It exerts a mysterious, smothering effect; and presently I, your faithful hater, your devoted Conscience, go sound asleep! Sound? It is no name for it. I couldn't hear it thunder at such a time. You have some few other vices--perhaps eighty, or maybe ninety--that affect me in much the same way."

"This is flattering; you must be asleep a good part of your time."

"Yes, of late years. I should be asleep all the time but for the help I get."

"Who helps you?"

"Other consciences. Whenever a person whose conscience I am acquainted with tries to plead with you about the vices you are callous to, I get my friend to give his client a pang concerning some villainy of his own, and that shuts off his meddling and starts him off to hunt personal consolation. My field of usefulness is about trimmed down to tramps, budding authoresses, and that line of goods now; but don't you worry --I'll harry you on theirs while they last! Just you put your trust in me."

"I think I can. But if you had only been good enough to mention these facts some thirty years ago, I should have turned my particular attention to sin, and I think that by this time I should not only have had you pretty permanently asleep on the entire list of human vices, but reduced to the size of a homeopathic pill, at that. That is about the style of conscience I am pining for. If I only had you shrunk you down to a homeopathic pill, and could get my hands on you, would I put you in a glass case for a keepsake? No, sir. I would give you to a yellow dog! That is where you ought to be--you and all your tribe. You are not fit to be in society, in my opinion. Now another question. Do you know a good many consciences in this section?"

"Plenty of them."

"I would give anything to see some of them! Could you bring them here? And would they be visible to me?"

"Certainly not."

"I suppose I ought to have known that without asking. But no matter, you can describe them. Tell me about my neighbor Thompson's conscience, please."

"Very well. I know him intimately; have known him many years. I knew him when he was eleven feet high and of a faultless figure. But he is very pasty and tough and misshapen now, and hardly ever interests himself about anything. As to his present size--well, he sleeps in a cigar-box."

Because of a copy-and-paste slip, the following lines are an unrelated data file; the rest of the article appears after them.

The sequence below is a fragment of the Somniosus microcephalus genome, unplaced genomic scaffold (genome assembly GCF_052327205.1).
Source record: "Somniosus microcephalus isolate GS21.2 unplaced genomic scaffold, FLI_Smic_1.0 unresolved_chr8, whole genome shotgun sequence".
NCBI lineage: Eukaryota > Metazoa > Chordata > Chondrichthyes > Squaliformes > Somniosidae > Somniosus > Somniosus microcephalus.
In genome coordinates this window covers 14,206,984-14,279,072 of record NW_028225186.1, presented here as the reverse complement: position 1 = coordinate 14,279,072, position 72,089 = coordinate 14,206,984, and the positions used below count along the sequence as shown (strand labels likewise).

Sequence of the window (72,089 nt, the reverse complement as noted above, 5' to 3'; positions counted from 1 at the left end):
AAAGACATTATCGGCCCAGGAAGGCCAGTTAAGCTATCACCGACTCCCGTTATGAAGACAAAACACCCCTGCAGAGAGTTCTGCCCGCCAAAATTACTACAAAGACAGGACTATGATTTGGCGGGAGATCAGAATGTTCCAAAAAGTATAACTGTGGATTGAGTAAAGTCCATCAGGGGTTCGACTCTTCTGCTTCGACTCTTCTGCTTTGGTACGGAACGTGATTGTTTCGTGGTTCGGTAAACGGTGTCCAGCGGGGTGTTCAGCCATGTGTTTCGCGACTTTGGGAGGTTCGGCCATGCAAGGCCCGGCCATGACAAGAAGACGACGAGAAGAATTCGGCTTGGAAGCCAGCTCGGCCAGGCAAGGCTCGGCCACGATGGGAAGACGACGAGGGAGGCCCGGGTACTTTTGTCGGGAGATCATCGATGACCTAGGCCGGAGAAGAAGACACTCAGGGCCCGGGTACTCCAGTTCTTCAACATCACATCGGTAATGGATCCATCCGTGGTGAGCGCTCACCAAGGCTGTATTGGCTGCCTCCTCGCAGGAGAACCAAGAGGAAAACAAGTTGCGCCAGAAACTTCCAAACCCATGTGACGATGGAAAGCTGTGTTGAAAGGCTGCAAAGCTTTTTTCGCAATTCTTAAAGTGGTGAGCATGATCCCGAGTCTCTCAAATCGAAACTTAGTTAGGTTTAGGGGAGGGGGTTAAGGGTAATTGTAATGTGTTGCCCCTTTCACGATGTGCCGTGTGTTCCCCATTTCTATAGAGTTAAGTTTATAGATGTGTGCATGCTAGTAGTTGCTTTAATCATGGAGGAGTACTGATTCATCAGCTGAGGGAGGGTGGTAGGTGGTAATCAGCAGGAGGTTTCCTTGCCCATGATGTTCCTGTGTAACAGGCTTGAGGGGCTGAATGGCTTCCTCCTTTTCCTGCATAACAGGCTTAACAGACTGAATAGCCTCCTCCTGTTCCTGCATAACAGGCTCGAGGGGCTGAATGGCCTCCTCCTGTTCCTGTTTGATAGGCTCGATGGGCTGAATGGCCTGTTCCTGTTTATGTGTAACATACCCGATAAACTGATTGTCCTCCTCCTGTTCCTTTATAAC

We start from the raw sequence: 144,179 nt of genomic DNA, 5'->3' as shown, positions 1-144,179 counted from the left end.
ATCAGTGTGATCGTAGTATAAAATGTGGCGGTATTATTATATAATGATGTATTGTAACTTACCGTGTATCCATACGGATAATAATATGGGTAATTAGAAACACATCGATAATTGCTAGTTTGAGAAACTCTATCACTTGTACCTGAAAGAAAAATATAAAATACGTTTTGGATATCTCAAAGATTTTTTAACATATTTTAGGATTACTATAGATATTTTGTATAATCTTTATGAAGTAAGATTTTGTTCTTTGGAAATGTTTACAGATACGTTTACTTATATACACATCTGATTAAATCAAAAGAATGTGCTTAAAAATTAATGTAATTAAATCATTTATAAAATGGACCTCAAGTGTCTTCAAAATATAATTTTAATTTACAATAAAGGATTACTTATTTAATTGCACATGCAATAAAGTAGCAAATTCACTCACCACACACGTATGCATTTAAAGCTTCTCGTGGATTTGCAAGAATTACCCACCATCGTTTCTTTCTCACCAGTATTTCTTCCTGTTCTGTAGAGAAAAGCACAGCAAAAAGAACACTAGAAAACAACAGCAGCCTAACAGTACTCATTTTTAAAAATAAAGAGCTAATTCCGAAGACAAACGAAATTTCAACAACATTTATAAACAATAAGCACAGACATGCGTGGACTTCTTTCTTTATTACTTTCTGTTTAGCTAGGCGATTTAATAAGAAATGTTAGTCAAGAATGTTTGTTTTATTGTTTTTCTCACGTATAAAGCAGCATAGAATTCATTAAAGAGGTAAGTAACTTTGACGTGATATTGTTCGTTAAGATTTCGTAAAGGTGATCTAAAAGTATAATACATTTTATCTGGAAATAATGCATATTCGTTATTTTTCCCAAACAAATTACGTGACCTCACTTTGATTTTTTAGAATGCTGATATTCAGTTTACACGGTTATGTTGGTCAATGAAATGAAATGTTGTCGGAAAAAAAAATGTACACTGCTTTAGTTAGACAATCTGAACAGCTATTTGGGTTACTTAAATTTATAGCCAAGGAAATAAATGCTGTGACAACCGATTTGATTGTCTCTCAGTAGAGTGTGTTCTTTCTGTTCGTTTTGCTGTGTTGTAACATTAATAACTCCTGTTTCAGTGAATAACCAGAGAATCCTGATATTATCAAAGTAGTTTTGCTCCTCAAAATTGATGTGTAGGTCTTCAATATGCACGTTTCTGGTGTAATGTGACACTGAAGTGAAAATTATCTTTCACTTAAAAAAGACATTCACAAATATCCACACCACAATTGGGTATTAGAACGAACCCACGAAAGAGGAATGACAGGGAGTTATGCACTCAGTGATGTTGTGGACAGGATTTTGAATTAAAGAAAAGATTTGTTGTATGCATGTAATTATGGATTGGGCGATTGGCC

"Likely enough. There are few smaller, meaner men in this region than Hugh Thompson. Do you know Robinson's conscience?"

"Yes. He is a shade under four and a half feet high; used to be a blond; is a brunette now, but still shapely and comely."

"Well, Robinson is a good fellow. Do you know Tom Smith's conscience?"

"I have known him from childhood. He was thirteen inches high, and rather sluggish, when he was two years old--as nearly all of us are at that age. He is thirty-seven feet high now, and the stateliest figure in America. His legs are still racked with growing-pains, but he has a good time, nevertheless. Never sleeps. He is the most active and energetic member of the New England Conscience Club; is president of it. Night and day you can find him pegging away at Smith, panting with his labor, sleeves rolled up, countenance all alive with enjoyment. He has got his victim splendidly dragooned now. He can make poor Smith imagine that the most innocent little thing he does is an odious sin; and then he sets to work and almost tortures the soul out of him about it."

"Smith is the noblest man in all this section, and the purest; and yet is always breaking his heart because he cannot be good! Only a conscience could find pleasure in heaping agony upon a spirit like that. Do you know my aunt Mary's conscience?"

"I have seen her at a distance, but am not acquainted with her. She lives in the open air altogether, because no door is large enough to admit her."

"I can believe that. Let me see. Do you know the conscience of that publisher who once stole some sketches of mine for a 'series' of his, and then left me to pay the law expenses I had to incur in order to choke him off?"

"Yes.

Carnival of Crime in CT Page 08

Mark Twain

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